A month after the Tamarrod protests and the subsequent coup, waves of violence continue. Clashes are ongoing between supporters of recently-deposed former President Mohamed Morsi, supporters of the new interim government, and the Egyptian military. Reports of violence between Islamists and security forces in the Sinai are also recurring. The military has continued its crackdown on Islamist leaders and officials, with two leaders of the Al-Wasat Islamist party arrested on Monday. These arrests come after one of the bloodiest days in Egypt yet, as at least 80 people were killed during protests against Morsi’s ousting on Saturday, according to Reuters. This brings the death toll since Morsi’s ouster to at least 200 people. Many are expressing deep concerns about a perceived over-reach by the military, with some drawing comparisons between recent violence at the hands of the military and the alleged authoritarian, “my way or the highway” leadership style Morsi espoused. These concerns may have teeth: on Sunday interim President Adly Mansour and Prime Minister Prime Minister Hazem El-Beblawi gave the military the authority to make civilian arrests. Our polling from just before the Tamarrod protests found that the military had the confidence of 94% of the country at that time. Another poll is in the field now and it will be interesting to see how that confidence, which was almost unanimous across the country just over a month ago, has shifted with this new violence. We’ll keep you updated. In the meantime, we want to hear from you. Make sure you engage with us on Twitter as we continue our national conversation on Egypt.
ERPA Bans All Forms of Profiling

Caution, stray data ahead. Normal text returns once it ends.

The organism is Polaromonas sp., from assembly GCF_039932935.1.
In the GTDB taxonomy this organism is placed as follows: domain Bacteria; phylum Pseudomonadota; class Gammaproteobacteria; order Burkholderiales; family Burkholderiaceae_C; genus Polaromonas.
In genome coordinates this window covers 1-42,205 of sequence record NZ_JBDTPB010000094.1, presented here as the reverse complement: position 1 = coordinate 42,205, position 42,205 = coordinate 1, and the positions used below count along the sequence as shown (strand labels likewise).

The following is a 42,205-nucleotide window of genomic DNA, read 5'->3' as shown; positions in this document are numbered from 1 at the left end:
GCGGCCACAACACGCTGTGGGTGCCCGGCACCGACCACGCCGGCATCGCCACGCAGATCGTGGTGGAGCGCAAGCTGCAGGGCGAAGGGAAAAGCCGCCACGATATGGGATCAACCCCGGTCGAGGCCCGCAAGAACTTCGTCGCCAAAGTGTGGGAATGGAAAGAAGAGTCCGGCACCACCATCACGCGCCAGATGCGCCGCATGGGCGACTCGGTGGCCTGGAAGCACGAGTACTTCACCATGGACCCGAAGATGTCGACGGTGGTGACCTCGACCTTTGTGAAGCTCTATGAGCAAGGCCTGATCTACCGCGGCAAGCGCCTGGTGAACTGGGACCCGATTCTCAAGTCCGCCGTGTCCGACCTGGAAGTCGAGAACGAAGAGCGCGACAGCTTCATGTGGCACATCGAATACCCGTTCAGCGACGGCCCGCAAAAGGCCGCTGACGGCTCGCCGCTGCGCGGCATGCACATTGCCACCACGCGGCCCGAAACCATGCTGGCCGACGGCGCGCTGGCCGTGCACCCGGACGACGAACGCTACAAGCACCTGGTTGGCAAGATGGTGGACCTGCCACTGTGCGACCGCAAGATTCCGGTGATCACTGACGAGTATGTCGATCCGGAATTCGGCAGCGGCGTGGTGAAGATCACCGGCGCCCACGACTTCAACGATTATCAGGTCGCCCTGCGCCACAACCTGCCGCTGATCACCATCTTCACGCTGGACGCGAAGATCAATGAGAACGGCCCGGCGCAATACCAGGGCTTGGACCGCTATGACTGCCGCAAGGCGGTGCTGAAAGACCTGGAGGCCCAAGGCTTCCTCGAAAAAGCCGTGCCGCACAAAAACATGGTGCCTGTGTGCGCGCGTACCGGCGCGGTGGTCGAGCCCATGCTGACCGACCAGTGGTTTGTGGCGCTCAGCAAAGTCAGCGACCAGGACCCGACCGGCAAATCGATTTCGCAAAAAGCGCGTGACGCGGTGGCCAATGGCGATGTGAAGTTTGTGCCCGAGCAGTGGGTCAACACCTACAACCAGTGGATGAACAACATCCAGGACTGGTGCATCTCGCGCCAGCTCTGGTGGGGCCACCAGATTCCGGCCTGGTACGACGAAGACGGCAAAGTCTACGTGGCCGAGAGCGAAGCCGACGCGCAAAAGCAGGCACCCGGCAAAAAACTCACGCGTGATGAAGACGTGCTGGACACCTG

Yesterday, Congressman John C. Conyers (D-Mich.) introduced the End Racial Profiling Act (ERPA). If that sounds familiar, that’s because it is: he has introduced this legislation to every session of Congress for over 10 years. This legislation would make great strides in re-building confidence between the public and law enforcement by ending not only racial profiling, but also banning profiling on the basis of ethnicity, religion and national origin. The bill rests on the widely-accepted reality that profiling in all its forms is both an ineffective and counter-productive law enforcement methodology, which erodes the trust needed for effective policing. Since this bill was first introduced more than a decade ago, instances of racial profiling have continued to plague and unjustly demonize our community and countless others. These include the NYPD’s surveillance of Arab American Muslim communities, TSA’s SPOT “behavior detection” program, and many Department of Homeland Security (DHS) enforcement measures. We could go on and on with countless other examples of systemic profiling, and sometimes downright bigotry in federal and state law enforcement agencies. In the wake of George Zimmerman’s acquittal in the shooting of unarmed teenager Trayvon Martin, many believe now is a moment when public opinion can finally bring this legislation the attention and votes it deserves. Don’t let another session of Congress go by without the passage of this crucial legislation. With August recess beginning in less than a week, make a point of asking your member of Congress to support the End Racial Profiling Act.